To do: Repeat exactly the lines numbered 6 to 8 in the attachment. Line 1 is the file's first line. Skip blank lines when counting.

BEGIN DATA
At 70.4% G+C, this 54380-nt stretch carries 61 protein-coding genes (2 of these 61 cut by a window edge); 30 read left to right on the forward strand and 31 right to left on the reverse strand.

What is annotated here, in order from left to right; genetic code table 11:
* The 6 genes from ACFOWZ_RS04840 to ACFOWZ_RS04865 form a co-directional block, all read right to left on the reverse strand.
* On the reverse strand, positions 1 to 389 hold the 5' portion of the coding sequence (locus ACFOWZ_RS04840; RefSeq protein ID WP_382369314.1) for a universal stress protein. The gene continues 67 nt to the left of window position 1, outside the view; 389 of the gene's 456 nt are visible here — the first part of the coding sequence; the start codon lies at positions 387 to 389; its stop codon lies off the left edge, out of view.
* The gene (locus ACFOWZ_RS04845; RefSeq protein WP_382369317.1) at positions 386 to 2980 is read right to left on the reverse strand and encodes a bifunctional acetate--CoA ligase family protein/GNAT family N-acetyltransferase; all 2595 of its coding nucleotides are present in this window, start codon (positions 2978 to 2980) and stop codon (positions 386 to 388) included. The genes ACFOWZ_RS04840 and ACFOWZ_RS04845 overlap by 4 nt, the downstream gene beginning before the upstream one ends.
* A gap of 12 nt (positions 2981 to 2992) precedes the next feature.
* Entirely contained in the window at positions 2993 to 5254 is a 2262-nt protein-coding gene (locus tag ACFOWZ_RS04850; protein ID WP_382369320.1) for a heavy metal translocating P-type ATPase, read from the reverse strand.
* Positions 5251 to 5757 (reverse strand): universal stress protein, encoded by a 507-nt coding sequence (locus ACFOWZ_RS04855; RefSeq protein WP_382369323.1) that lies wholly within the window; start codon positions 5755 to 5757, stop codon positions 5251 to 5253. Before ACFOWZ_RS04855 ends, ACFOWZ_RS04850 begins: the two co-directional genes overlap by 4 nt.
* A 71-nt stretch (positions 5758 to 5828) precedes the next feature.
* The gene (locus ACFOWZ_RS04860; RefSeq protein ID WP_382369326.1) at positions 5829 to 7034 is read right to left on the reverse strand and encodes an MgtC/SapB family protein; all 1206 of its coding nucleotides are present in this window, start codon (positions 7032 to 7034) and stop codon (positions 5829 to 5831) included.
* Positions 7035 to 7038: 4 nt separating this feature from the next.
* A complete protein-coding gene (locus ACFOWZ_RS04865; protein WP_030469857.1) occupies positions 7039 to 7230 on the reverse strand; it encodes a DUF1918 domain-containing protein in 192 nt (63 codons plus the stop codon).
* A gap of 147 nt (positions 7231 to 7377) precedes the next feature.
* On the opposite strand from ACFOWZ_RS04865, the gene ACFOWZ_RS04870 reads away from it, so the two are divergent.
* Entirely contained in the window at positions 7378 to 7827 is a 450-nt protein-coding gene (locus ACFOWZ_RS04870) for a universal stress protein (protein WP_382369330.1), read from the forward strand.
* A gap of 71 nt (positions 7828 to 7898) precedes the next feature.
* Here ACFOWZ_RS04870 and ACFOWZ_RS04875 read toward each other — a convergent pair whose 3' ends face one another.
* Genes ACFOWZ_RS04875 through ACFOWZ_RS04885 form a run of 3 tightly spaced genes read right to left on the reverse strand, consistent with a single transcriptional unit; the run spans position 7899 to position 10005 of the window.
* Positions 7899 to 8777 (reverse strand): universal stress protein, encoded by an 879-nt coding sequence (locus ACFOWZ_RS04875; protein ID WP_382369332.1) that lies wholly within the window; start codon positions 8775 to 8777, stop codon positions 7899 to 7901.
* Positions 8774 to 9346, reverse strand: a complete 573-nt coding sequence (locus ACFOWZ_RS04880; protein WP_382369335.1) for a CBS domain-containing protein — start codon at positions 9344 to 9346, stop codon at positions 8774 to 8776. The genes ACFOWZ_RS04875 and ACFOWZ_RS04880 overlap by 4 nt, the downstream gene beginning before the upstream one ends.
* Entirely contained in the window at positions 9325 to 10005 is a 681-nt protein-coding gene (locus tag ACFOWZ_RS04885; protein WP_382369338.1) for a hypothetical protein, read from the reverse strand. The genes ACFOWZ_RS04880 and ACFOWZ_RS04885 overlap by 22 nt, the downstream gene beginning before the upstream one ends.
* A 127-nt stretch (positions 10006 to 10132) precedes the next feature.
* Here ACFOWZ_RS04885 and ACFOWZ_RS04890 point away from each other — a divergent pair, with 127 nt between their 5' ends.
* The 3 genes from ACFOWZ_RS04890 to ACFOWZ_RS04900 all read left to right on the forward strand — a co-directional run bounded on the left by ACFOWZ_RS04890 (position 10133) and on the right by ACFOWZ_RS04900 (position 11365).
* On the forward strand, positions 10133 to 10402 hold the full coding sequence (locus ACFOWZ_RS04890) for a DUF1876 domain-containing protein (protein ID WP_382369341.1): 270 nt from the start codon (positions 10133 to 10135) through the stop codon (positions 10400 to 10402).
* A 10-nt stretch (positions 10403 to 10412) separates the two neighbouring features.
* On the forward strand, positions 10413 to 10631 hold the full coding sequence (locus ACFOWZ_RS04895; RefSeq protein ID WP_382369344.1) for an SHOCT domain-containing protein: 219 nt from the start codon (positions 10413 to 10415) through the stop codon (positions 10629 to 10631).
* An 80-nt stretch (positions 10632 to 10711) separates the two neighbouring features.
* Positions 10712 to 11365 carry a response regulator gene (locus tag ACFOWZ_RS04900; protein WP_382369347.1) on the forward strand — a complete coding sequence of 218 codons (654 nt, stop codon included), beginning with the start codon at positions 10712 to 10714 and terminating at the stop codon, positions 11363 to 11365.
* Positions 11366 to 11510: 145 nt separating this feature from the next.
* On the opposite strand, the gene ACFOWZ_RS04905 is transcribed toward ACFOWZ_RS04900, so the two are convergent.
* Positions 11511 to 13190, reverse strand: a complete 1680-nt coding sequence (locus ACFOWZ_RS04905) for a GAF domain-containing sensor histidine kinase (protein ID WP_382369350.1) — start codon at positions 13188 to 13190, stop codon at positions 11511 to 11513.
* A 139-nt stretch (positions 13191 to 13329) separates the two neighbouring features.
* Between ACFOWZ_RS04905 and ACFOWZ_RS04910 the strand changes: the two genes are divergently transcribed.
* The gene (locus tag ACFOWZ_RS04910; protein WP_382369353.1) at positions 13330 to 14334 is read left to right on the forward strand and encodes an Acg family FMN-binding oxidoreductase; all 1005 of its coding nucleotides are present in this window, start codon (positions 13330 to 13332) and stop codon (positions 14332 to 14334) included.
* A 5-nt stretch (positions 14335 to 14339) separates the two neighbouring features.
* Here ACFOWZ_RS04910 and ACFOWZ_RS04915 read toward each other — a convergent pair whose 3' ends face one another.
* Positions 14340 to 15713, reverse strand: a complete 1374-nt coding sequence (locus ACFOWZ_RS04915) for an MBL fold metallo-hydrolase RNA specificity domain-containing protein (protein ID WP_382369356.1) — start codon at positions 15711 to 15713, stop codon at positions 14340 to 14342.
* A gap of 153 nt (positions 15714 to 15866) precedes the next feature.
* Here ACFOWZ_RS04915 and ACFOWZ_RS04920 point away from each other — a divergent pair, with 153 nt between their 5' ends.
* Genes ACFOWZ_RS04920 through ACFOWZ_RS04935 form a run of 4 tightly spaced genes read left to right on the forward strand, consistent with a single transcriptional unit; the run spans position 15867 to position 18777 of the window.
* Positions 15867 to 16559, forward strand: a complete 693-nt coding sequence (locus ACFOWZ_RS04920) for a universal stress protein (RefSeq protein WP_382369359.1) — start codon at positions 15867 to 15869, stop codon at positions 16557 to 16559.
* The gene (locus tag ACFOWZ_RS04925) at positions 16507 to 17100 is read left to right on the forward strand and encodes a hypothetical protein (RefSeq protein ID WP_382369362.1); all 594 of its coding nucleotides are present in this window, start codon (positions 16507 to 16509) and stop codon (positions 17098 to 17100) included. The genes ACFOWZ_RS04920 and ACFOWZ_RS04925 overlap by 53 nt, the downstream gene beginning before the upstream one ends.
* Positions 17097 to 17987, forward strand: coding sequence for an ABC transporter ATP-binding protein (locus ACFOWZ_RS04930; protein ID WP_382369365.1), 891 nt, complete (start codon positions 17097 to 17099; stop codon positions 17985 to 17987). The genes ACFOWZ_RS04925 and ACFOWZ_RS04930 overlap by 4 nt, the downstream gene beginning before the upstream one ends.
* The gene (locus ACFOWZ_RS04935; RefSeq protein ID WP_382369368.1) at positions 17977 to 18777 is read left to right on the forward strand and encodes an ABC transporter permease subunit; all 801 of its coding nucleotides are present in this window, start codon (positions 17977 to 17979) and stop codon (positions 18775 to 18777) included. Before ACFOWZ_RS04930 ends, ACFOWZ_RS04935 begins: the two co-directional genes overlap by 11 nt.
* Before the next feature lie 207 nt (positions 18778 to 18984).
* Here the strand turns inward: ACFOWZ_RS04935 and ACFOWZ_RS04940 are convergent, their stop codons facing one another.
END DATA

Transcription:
* A gap of 12 nt (positions 2981 to 2992) precedes the next feature.
* Entirely contained in the window at positions 2993 to 5254 is a 2262-nt protein-coding gene (locus tag ACFOWZ_RS04850; protein ID WP_382369320.1) for a heavy metal translocating P-type ATPase, read from the reverse strand.
* Positions 5251 to 5757 (reverse strand): universal stress protein, encoded by a 507-nt coding sequence (locus ACFOWZ_RS04855; RefSeq protein WP_382369323.1) that lies wholly within the window; start codon positions 5755 to 5757, stop codon positions 5251 to 5253. Before ACFOWZ_RS04855 ends, ACFOWZ_RS04850 begins: the two co-directional genes overlap by 4 nt.